Cruising in the Era of COVID

The North Atlantic Ocean

As I write this I am on the last great transatlantic ocean liner, the Queen Mary 2 (QM2), and this is the final full day of a 7 day crossing from Southampton, UK, to New York City, USA. This is my first voyage since the start of the COVID-19 pandemic in 2020. I believe this might also be the first westerly transatlantic crossing of the QM2 since the pandemic, and as you might imagine, there have been changes in ship-board protocols, hence this brief post to let future voyagers know what to expect.

If you are one of those who feel that people who go on cruises are crazy, that cruise ships are floating petri dishes, or that taking 7 days to accomplish a trip that takes 8 or 9 hours by jet is a complete waste of time—well, you should not waste any more time reading this post either and exit via the next high-speed taxi-way. This post is not for you.

Okay…lots quieter in here now, but also a lot calmer and more peaceful. Much like a transatlantic voyage by ship.

The Cunard Line clearly takes the threat of COVID seriously. There are only half as many passengers on board as usual. Tables and chairs are marked as unavailable in an attempt to enforce social distancing. Masks are required except out on deck and while eating, and the staff is not afraid to enforce the mask requirement. The passengers are mostly cooperative, and the occasional person without a mask seems to have simply forgotten, and is usually embarrassed when their naked face is pointed out. The majority of the passengers are polite, perhaps because the majority of the passengers are British.

There is more hand-sanitizer than usual scattered throughout the ship. The buffet, where food is served nearly 24 hours per day, has undergone some changes. You no longer serve yourself at the buffet. The staff now ladles the food on to your plate. Whether this results in more or less food consumption during a cruise would be an interesting question to study. Personally, I am less likely to pile up the food on my plate when someone else is doing the piling.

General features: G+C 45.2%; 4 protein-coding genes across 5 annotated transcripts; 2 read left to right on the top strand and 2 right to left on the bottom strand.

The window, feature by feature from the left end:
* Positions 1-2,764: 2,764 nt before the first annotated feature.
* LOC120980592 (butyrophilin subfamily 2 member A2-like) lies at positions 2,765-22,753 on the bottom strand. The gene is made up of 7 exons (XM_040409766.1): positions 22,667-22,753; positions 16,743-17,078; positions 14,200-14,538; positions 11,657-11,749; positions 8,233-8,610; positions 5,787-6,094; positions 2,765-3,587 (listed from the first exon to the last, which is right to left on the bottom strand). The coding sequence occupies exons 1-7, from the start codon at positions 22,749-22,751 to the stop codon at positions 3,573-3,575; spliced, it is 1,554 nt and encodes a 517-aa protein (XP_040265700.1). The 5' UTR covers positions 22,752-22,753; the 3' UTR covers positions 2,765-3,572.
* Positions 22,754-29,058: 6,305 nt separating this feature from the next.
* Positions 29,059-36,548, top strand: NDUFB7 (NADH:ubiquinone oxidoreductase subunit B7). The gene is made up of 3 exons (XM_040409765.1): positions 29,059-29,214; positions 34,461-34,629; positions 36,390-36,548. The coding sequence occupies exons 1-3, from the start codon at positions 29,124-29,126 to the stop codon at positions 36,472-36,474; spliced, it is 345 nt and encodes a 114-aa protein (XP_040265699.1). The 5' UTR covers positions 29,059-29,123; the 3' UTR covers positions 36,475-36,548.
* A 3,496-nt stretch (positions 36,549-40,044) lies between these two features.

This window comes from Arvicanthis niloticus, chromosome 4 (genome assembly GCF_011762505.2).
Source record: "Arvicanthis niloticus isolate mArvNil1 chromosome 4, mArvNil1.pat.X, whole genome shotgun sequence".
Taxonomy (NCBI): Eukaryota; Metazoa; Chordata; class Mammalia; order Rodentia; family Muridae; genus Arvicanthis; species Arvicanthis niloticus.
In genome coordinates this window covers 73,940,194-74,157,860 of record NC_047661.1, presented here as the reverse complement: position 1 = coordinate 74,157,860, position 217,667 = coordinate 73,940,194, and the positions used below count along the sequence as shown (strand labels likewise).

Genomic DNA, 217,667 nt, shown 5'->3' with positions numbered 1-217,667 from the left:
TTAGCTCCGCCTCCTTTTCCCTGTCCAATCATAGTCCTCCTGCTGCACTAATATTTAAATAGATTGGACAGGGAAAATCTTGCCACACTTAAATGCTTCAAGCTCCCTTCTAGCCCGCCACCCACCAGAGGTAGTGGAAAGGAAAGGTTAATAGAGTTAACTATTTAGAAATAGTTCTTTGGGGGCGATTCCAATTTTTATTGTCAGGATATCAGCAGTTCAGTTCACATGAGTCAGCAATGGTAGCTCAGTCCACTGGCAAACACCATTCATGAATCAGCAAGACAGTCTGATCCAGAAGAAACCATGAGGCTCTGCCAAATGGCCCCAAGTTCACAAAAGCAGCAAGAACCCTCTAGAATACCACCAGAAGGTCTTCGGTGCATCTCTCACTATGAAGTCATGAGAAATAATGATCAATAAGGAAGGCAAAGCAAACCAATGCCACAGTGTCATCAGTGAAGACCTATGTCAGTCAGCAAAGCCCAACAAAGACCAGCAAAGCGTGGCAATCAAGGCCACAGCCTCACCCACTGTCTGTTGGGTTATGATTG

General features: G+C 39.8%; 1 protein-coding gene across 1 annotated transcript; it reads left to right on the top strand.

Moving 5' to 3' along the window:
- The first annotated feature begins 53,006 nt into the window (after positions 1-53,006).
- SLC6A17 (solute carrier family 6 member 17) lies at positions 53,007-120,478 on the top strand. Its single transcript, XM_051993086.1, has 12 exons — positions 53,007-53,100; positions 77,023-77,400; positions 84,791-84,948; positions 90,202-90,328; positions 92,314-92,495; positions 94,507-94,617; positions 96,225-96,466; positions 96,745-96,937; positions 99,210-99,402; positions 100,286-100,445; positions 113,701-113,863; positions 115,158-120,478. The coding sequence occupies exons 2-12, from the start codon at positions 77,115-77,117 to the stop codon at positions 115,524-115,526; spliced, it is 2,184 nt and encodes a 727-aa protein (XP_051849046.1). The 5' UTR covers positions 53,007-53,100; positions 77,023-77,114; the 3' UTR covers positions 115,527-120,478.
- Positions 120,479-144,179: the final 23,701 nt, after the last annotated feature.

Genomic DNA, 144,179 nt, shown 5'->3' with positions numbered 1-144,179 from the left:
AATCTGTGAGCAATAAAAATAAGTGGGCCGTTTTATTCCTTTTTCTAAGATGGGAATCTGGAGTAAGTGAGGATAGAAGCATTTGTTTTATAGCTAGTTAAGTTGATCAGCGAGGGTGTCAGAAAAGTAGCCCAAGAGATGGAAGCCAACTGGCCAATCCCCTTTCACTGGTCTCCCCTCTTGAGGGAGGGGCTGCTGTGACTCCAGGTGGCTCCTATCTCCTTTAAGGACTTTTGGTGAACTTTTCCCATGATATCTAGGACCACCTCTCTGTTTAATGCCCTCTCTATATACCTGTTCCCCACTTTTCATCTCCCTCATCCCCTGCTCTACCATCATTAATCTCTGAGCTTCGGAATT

Unfortunately there is one loophole to the mask requirement, and people have been taking advantage of it. In the lounge area, people can order drinks and thus technically don’t need to wear masks while drinking; however, the majority of people just sit there without drinks, neither wearing masks nor practicing social distancing. My wife pointed this out to the crew, but it seems that there is little incentive to close this loophole. It seems that Cunard has decided that despite precautions, COVID will occur onboard, and their mission is to limit the spread of the virus as much as practical.

All passengers had to prove they were triple vaccinated before coming on board. They all had a COVID test at the pier before they were allowed to embark. Since then all the passengers have been COVID tested twice more, the most recent test being today, the day before arrival in New York.

As expected, there are guests who have tested positive, despite vaccination and screening at the pier. These positive tests are announced over the intercom, where Mr. and Mrs. So-and-so are asked politely to return to their cabin and contact the Purser’s Office.

Abandon all visits to the buffet, ye who enter here.

I did not hear all these announcements, but it seems that there are perhaps a few dozen passengers who tested positive for COVID. We know that the forward area of three decks have been sealed off as a quarantine zone. You can see the door to one of these areas in the picture above. Behind this door there are unhappy passengers, but there is no contact with these passengers, so they don’t spoil the fun of the others.

The onboard activities continue. There are lectures, concerts, movies, and shows. It’s actually nice having fewer passengers and having a less crowded ship. There are minor inconveniences and there is always the low-grade fear of becoming seriously ill, but that is life in the COVID era, whether on sea or on land. Regardless of the necessary precautions, there is nothing like sailing across the ocean on a great ship, and I am glad it is once again possible.

By mannd

I am a retired cardiac electrophysiologist who has worked both in private practice in Louisville, Kentucky and as a Professor of Medicine at the University of Colorado in Denver. I am interested not only in medicine, but also in computer programming, music, science fiction, fantasy, 30s pulp literature, and a whole lot more.

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